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The Risen: A review by Alan Moore, author of the acclaimed graphic novels, "Watchmen", "V for Vengeance" and "From Hell."

The occult novel, a rather Edwardian-looking edifice, presides gloomily over the most sodden and untrodden reaches of the literary landscape; a critical hinterland forever infused by the peculiar, paranoiac shade of Dennis Wheatley and thus seldom visited by those of subtler talent or more sophisticated intellect.

Wheatley's Manichean world, hopelessly confusing Satan with Stalin, is a place where fat and unpleasant Devil-worshippers with bad breath (often of uncertain ethnic origin) indulge in astral rumbles with a charming array of right-wing, upper class occult dilettantes. We can tell that the devil-worshippers are the bad guys because of their generally "evil" demeanour and their willingness to French kiss a goat's rectum while chanting "Do what thou wilt shall be the whole of the Law!"

Sadly, when genuine occultists have made forays into fiction the result is little better. While less hysterical than Wheatley, Crowley's "Moonchild" reads most often like a mirror-image version of "The Satanist". Here, the diabolists are good guys but the general sense of middle-class decorum and lacklustre prose remain the same. One could cite Dion Fortune or Sax Rohmer, or, on a more elevated level, Arthur Machen or Algernon Blackwood. Even with such glittering examples as these last-named gentlemen it is quite clear, however, that little of worth has been accomplished in the field of occult fiction for the best part of a century.

Part of the problem is the changing face of the occult itself, or to be more precise, the change that has occurred in our perception of the occult world. In that occult means "hidden", the latter half of the twentieth century has seen much that was formerly occult resolved into a scientific sphere of influence that is expanding exponentially.Even the most die-hard aficionado of the magickal arts must surely admit that the frontiers of understanding are these days more usually the province of the quantum physicist than the sorcerer. In the day of John Dee, or even of Isaac Newton, magic and science had a close fraternal relationship, and were indeed in many instances exactly the same thing. Since then, there has been a schism. Mysteries of the Universe that were previously the sole domain of the philosopher or thaumaturge now display themselves brazenly to our tunnelling microscopes and astronomical apparatus, in service to a rational, Cartesian world-view that has no room for Newton's alchemy or Dee's angels.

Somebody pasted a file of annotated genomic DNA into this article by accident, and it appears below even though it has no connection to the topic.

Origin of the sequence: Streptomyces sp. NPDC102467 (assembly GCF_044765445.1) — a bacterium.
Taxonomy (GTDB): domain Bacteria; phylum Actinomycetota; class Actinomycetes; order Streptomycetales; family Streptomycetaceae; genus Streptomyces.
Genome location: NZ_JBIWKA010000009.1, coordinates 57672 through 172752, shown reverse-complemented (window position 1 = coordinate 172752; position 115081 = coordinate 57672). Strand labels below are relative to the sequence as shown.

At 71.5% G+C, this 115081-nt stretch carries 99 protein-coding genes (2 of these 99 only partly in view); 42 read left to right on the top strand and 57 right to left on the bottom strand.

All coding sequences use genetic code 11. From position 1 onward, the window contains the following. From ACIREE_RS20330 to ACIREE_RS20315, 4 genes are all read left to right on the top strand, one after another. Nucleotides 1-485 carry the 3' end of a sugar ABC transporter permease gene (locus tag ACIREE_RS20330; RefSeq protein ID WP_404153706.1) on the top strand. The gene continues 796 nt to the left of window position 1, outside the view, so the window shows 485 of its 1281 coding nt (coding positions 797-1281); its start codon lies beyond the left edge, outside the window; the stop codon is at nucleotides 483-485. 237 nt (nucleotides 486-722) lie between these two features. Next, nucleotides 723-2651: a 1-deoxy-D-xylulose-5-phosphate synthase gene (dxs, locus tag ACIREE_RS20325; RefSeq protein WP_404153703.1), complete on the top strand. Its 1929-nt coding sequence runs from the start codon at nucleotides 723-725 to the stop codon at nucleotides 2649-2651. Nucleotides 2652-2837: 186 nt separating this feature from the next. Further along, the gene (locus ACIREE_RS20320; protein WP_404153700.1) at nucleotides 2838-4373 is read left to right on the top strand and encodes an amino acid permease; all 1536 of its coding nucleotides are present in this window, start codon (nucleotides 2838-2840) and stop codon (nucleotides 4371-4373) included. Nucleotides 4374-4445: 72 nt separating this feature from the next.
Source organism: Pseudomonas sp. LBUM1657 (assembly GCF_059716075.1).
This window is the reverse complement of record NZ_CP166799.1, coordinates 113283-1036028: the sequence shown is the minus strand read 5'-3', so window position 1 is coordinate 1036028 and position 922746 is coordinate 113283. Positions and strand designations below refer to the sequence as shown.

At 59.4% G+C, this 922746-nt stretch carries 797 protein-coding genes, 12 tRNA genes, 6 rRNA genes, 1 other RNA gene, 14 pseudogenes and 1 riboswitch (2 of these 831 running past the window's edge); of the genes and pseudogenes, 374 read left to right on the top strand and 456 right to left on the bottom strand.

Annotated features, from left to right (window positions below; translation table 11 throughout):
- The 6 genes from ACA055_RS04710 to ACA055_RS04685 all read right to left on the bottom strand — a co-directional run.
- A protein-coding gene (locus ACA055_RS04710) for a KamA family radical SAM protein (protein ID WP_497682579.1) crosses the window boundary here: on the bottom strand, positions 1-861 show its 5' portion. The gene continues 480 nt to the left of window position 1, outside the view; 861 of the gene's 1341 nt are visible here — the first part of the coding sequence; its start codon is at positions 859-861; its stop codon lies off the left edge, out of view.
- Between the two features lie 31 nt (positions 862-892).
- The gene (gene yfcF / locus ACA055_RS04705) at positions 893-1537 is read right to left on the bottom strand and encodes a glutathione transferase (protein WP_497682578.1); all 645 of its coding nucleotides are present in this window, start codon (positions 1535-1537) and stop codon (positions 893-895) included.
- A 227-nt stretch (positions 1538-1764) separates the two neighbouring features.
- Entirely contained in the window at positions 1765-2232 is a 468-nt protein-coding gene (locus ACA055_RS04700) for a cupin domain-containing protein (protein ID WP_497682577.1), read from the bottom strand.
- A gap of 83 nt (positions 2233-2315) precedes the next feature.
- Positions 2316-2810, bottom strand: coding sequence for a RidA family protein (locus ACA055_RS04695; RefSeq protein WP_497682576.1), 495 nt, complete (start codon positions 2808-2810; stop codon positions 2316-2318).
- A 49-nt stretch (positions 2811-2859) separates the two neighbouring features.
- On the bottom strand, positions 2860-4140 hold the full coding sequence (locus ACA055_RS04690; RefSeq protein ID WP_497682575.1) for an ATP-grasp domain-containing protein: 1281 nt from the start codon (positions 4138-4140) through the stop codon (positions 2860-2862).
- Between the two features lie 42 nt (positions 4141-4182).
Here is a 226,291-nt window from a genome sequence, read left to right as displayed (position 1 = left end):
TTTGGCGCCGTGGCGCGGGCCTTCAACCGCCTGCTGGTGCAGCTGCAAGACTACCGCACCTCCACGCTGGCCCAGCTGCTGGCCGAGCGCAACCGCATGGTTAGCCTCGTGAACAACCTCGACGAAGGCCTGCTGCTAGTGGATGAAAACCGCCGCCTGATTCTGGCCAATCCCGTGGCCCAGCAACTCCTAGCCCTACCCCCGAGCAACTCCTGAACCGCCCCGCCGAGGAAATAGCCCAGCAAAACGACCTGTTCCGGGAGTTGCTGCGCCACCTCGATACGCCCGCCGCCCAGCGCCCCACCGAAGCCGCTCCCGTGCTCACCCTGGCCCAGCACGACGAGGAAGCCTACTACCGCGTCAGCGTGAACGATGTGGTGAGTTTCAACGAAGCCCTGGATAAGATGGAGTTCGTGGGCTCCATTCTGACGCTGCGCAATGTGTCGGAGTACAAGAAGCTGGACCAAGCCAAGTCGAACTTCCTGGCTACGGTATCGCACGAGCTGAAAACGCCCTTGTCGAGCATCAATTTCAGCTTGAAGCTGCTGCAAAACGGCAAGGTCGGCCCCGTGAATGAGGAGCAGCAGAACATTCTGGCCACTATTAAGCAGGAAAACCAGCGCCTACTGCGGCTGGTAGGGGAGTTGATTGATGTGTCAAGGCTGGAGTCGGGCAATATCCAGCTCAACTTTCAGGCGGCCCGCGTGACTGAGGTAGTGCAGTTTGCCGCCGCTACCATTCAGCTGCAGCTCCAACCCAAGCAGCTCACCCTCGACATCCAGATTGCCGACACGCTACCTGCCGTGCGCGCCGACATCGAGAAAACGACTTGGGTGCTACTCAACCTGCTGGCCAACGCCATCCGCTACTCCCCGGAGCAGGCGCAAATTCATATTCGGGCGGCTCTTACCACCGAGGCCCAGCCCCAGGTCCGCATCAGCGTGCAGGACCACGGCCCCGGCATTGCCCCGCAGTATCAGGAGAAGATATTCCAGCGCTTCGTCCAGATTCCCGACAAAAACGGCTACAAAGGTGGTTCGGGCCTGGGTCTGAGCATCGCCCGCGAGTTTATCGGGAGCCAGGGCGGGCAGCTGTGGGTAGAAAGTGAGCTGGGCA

Christianity, balking at a God that could not create the world in seven days, failed to come to terms with advances in cosmology and our understanding of evolutionary principles. In doing so, it left itself intellectually isolated and thus hastened its own collapse into self-doubt and spiritual impotence. The contemporary occultist faces just such a dilemma: if the traditions and essence of magickal thinking are not to disappear into the same mists as Sir Arthur Conan Doyle's fairies or Swedenborg's spirits then magick must once more embrace science; become as familiar with cyberspace as it has formerly been with the Aethyrs.

Which brings us, at last, to "The Risen". Some years in the crafting and yet written in fierce and visionary rushes, "The Risen" maps a viable new territory for the occult novel that is both vital and inclusive, drawing upon holography, crystallography and quantum physics every bit as much as upon timeless Egyptian myth or the SOMA mysteries that also provide part of its substance.

Linking diverse areas of scientific and metaphysical speculation is a narrative that on one level reads as a heavily eroticized version of a country house detective story: a missing-person mystery is posed that opens like a black hole in the text to draw both characters and readers inexorably into a deeper, truer mystery. Investigations here are carried out on more than merely mundane levels, probing in the dark recesses of Great Pyramid or human mind alike to furnish not so much "Whodunnit?" as "Whatarewe?" Peter Whitehead's literary style betrays his splendid cinematic origins with streams of imagery that linger in the mind's eye to create an almost virtual space in which the mystery unfolds. Iconic characters are drawn into a dance where in the last analysis they are made aspects of each other, caught up in an archetypal drama that was old when Earth was young: the scattered pieces of the God Osiris are here pieced together as computer files. The mysteries of Isis emerge unexpectedly in the midst of hard-core dildo-wielding pornography. The drugged hedonism of our late twentieth century connects in a chilling arc-flash with the occult spaces of a much older gnosis.

While Whitehead's prior experience pays off here in his skilful use of visual imagery and narrative, his treatment of the basic subject matter also indicates a man who knows of whereof he speaks. The various musings upon crystallography gain much support from Whitehead's own experience as a crystallographer. The keen descriptions of the feel of magic as presented in the work have the resounding smack of authenticity, and one suspects these occult aspects, although obviously fictionalised, may also have their origins in the personal experience.

In summary, "The Risen" is remarkable both for its entertainment value as a fiction and its educational potential as a non-fictional treatise on some interesting aspects of our occult and scientific culture. More than this, it is to be hoped that it may become a template for the occult fictions of the future. Move over, Dennis Wheatley, and tell Sax Rohmer the news.

November 1994.

Copyright Alan Moore